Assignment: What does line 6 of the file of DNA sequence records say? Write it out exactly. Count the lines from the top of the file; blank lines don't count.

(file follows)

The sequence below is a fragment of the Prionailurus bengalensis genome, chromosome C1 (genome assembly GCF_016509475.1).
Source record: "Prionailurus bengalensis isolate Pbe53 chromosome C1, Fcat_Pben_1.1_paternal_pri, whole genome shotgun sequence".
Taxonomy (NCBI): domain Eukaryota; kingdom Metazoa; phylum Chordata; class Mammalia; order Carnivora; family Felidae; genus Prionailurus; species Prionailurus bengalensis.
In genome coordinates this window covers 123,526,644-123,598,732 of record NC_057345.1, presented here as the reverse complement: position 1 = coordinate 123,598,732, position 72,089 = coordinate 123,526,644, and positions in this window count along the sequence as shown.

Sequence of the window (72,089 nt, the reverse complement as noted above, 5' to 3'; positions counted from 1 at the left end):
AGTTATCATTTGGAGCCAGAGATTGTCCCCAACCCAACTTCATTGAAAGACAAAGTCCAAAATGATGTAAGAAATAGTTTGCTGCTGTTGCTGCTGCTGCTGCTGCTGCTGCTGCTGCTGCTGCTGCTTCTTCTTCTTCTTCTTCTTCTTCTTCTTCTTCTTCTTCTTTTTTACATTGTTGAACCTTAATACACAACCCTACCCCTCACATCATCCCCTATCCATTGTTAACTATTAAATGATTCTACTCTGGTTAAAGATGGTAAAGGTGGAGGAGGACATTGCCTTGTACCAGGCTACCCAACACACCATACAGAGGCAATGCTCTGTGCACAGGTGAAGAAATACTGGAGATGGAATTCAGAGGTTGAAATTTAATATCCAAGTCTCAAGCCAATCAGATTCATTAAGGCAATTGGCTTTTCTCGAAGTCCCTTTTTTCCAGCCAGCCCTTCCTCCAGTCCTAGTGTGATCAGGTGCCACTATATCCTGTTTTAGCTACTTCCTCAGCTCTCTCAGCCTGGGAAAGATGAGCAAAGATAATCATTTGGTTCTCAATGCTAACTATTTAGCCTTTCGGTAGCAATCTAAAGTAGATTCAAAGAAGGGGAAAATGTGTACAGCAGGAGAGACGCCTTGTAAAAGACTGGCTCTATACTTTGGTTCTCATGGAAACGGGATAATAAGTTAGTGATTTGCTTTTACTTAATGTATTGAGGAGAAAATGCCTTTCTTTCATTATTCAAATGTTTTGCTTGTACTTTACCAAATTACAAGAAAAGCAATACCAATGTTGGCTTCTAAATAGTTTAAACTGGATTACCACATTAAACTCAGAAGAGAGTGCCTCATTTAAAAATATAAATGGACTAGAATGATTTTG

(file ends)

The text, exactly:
AGTTATCATTTGGAGCCAGAGATTGTCCCCAACCCAACTTCATTGAAAGACAAAGTCCAAAATGATGTAAGAAATAGTTTGCTGCTGTTGCTGCTGCTGCTGCTGCTGCTGCTGCTGCTGCTGCTGCTTCTTCTTCTTCTTCTTCTTCTTCTTCTTCTTCTTCTTCTTTTTTACATTGTTGAACCTTAATACACAACCCTACCCCTCACATCATCCCCTATCCATTGTTAACTATTAAATGATTCTACTCTGGTTAAAGATGGTAAAGGTGGAGGAGGACATTGCCTTGTACCAGGCTACCCAACACACCATACAGAGGCAATGCTCTGTGCACAGGTGAAGAAATACTGGAGATGGAATTCAGAGGTTGAAATTTAATATCCAAGTCTCAAGCCAATCAGATTCATTAAGGCAATTGGCTTTTCTCGAAGTCCCTTTTTTCCAGCCAGCCCTTCCTCCAGTCCTAGTGTGATCAGGTGCCACTATATCCTGTTTTAGCTACTTCCTCAGCTCTCTCAGCCTGGGAAAGATGAGCAAAGATAATCATTTGGTTCTCAATGCTAACTATTTAGCCTTTCGGTAGCAATCTAAAGTAGATTCAAAGAAGGGGAAAATGTGTACAGCAGGAGAGACGCCTTGTAAAAGACTGGCTCTATACTTTGGTTCTCATGGAAACGGGATAATAAGTTAGTGATTTGCTTTTACTTAATGTATTGAGGAGAAAATGCCTTTCTTTCATTATTCAAATGTTTTGCTTGTACTTTACCAAATTACAAGAAAAGCAATACCAATGTTGGCTTCTAAATAGTTTAAACTGGATTACCACATTAAACTCAGAAGAGAGTGCCTCATTTAAAAATATAAATGGACTAGAATGATTTTG